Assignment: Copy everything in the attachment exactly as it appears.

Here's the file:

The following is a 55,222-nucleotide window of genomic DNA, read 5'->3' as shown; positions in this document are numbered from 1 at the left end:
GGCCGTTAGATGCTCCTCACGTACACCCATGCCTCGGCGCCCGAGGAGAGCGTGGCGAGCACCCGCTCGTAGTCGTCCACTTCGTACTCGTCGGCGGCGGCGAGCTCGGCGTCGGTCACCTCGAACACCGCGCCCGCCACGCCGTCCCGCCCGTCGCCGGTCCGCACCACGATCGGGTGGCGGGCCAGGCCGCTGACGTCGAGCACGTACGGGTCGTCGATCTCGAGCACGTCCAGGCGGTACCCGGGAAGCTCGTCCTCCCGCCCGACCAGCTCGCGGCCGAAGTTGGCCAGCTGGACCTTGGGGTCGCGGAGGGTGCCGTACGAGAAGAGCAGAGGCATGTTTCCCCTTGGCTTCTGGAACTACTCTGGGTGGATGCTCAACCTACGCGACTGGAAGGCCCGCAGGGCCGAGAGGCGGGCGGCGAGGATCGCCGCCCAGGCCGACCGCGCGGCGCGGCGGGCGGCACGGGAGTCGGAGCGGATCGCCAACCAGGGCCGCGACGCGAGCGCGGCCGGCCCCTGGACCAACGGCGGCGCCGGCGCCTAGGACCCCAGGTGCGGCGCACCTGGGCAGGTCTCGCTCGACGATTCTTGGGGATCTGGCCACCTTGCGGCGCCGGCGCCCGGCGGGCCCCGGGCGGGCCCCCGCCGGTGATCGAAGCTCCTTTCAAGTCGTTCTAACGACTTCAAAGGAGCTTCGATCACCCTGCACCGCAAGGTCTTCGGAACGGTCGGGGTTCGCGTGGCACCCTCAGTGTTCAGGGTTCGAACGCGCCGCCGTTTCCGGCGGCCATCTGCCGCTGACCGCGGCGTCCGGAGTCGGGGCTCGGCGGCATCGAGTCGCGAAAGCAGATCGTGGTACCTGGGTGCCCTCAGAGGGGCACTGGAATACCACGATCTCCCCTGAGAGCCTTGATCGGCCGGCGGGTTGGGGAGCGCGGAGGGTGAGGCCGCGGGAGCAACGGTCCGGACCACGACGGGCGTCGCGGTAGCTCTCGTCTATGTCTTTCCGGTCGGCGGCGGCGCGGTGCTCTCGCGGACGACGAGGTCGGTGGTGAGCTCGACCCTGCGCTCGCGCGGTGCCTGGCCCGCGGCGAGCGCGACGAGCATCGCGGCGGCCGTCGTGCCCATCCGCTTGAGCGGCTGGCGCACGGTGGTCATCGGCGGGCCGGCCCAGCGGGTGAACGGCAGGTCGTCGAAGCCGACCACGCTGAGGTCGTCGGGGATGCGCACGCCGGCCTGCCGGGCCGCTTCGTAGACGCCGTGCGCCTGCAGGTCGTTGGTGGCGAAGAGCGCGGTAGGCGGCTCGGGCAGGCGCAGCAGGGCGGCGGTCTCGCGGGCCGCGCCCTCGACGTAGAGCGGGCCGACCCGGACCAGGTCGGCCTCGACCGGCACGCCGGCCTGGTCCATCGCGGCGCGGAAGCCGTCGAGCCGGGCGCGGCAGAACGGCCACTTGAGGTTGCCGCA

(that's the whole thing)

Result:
The following is a 55,222-nucleotide window of genomic DNA, read 5'->3' as shown; positions in this document are numbered from 1 at the left end:
GGCCGTTAGATGCTCCTCACGTACACCCATGCCTCGGCGCCCGAGGAGAGCGTGGCGAGCACCCGCTCGTAGTCGTCCACTTCGTACTCGTCGGCGGCGGCGAGCTCGGCGTCGGTCACCTCGAACACCGCGCCCGCCACGCCGTCCCGCCCGTCGCCGGTCCGCACCACGATCGGGTGGCGGGCCAGGCCGCTGACGTCGAGCACGTACGGGTCGTCGATCTCGAGCACGTCCAGGCGGTACCCGGGAAGCTCGTCCTCCCGCCCGACCAGCTCGCGGCCGAAGTTGGCCAGCTGGACCTTGGGGTCGCGGAGGGTGCCGTACGAGAAGAGCAGAGGCATGTTTCCCCTTGGCTTCTGGAACTACTCTGGGTGGATGCTCAACCTACGCGACTGGAAGGCCCGCAGGGCCGAGAGGCGGGCGGCGAGGATCGCCGCCCAGGCCGACCGCGCGGCGCGGCGGGCGGCACGGGAGTCGGAGCGGATCGCCAACCAGGGCCGCGACGCGAGCGCGGCCGGCCCCTGGACCAACGGCGGCGCCGGCGCCTAGGACCCCAGGTGCGGCGCACCTGGGCAGGTCTCGCTCGACGATTCTTGGGGATCTGGCCACCTTGCGGCGCCGGCGCCCGGCGGGCCCCGGGCGGGCCCCCGCCGGTGATCGAAGCTCCTTTCAAGTCGTTCTAACGACTTCAAAGGAGCTTCGATCACCCTGCACCGCAAGGTCTTCGGAACGGTCGGGGTTCGCGTGGCACCCTCAGTGTTCAGGGTTCGAACGCGCCGCCGTTTCCGGCGGCCATCTGCCGCTGACCGCGGCGTCCGGAGTCGGGGCTCGGCGGCATCGAGTCGCGAAAGCAGATCGTGGTACCTGGGTGCCCTCAGAGGGGCACTGGAATACCACGATCTCCCCTGAGAGCCTTGATCGGCCGGCGGGTTGGGGAGCGCGGAGGGTGAGGCCGCGGGAGCAACGGTCCGGACCACGACGGGCGTCGCGGTAGCTCTCGTCTATGTCTTTCCGGTCGGCGGCGGCGCGGTGCTCTCGCGGACGACGAGGTCGGTGGTGAGCTCGACCCTGCGCTCGCGCGGTGCCTGGCCCGCGGCGAGCGCGACGAGCATCGCGGCGGCCGTCGTGCCCATCCGCTTGAGCGGCTGGCGCACGGTGGTCATCGGCGGGCCGGCCCAGCGGGTGAACGGCAGGTCGTCGAAGCCGACCACGCTGAGGTCGTCGGGGATGCGCACGCCGGCCTGCCGGGCCGCTTCGTAGACGCCGTGCGCCTGCAGGTCGTTGGTGGCGAAGAGCGCGGTAGGCGGCTCGGGCAGGCGCAGCAGGGCGGCGGTCTCGCGGGCCGCGCCCTCGACGTAGAGCGGGCCGACCCGGACCAGGTCGGCCTCGACCGGCACGCCGGCCTGGTCCATCGCGGCGCGGAAGCCGTCGAGCCGGGCGCGGCAGAACGGCCACTTGAGGTTGCCGCA